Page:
As novice traders, we need to begin by formulating a trading plan. Once a commodity trading plan has been developed to the best of our ability, then we move on to money management and lastly to the psychology of trading ... will come back to money-management and psychology, but meanwhile let's look more closely at the trading plan.
The role of the commodity trading plan is to provide a structure to work within an environment perceived as unstructured. This perception can give rise to the "fear of the unknown." The trading plan allows us to deal with this unknown. Also, once we have begun trading our plan, we need to have continued confidence in our ability to deal with the commodity market. Here we are dealing with the efficacy of the plan to produce profits and our state of mind as the plan interacts with the market.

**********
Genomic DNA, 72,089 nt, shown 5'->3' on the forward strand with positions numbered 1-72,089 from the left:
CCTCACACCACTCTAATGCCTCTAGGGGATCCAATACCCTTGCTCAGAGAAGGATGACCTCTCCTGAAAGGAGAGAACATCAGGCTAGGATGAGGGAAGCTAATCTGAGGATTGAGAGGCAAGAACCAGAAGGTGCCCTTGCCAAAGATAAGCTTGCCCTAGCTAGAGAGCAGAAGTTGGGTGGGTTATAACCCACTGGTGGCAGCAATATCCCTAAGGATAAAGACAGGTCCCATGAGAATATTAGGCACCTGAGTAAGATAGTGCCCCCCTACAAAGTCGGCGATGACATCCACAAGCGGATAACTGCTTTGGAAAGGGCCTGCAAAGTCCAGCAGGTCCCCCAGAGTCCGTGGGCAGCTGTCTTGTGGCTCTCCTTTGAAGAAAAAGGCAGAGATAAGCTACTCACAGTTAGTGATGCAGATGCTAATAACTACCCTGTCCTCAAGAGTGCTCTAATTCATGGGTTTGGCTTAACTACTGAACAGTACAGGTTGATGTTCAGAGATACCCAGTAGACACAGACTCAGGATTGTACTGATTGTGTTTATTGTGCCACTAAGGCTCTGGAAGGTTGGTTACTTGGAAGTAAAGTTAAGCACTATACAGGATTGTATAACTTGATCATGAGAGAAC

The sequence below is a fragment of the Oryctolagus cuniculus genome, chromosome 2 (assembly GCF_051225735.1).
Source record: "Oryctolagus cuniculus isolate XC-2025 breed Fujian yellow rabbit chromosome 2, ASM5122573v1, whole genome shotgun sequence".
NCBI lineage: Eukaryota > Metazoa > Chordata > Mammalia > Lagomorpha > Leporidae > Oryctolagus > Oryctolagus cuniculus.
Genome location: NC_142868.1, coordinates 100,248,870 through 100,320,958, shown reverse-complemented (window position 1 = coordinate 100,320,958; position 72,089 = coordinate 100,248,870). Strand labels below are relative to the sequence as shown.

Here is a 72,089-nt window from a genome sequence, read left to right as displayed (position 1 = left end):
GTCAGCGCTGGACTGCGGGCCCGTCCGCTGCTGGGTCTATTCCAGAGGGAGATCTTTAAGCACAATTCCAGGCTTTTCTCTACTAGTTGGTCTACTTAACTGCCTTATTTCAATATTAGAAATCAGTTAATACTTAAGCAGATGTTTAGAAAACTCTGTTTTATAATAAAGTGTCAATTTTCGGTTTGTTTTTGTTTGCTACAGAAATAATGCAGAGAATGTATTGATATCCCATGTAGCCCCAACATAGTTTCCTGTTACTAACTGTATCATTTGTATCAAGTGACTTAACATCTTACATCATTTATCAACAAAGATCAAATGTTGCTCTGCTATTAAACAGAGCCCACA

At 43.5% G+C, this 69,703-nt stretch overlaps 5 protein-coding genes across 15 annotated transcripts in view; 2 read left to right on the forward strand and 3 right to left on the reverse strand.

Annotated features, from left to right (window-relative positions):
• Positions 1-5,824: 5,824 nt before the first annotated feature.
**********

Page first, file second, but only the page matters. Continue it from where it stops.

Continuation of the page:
Our commodity futures trading plan will need to have an edge. In my (trading) experience, the commodity plans that deliver an edge have the following common elements:
1. Trend Identification of moves of similar magnitudes. This includes tools to identify probable changes in trend. Once the trend is identified, we can determine the appropriate trading strategy (U.S. or international markets).
2. Low risk entry. This includes: identifying appropriate support and resistance areas; setups or warnings that alert the trader to a low risk opportunity; entry and initial stop placement techniques.
3. Trade Management. Once in the trade, we need to be able to manage the trade. Trade management includes trailing stop-loss orders and where to take profits.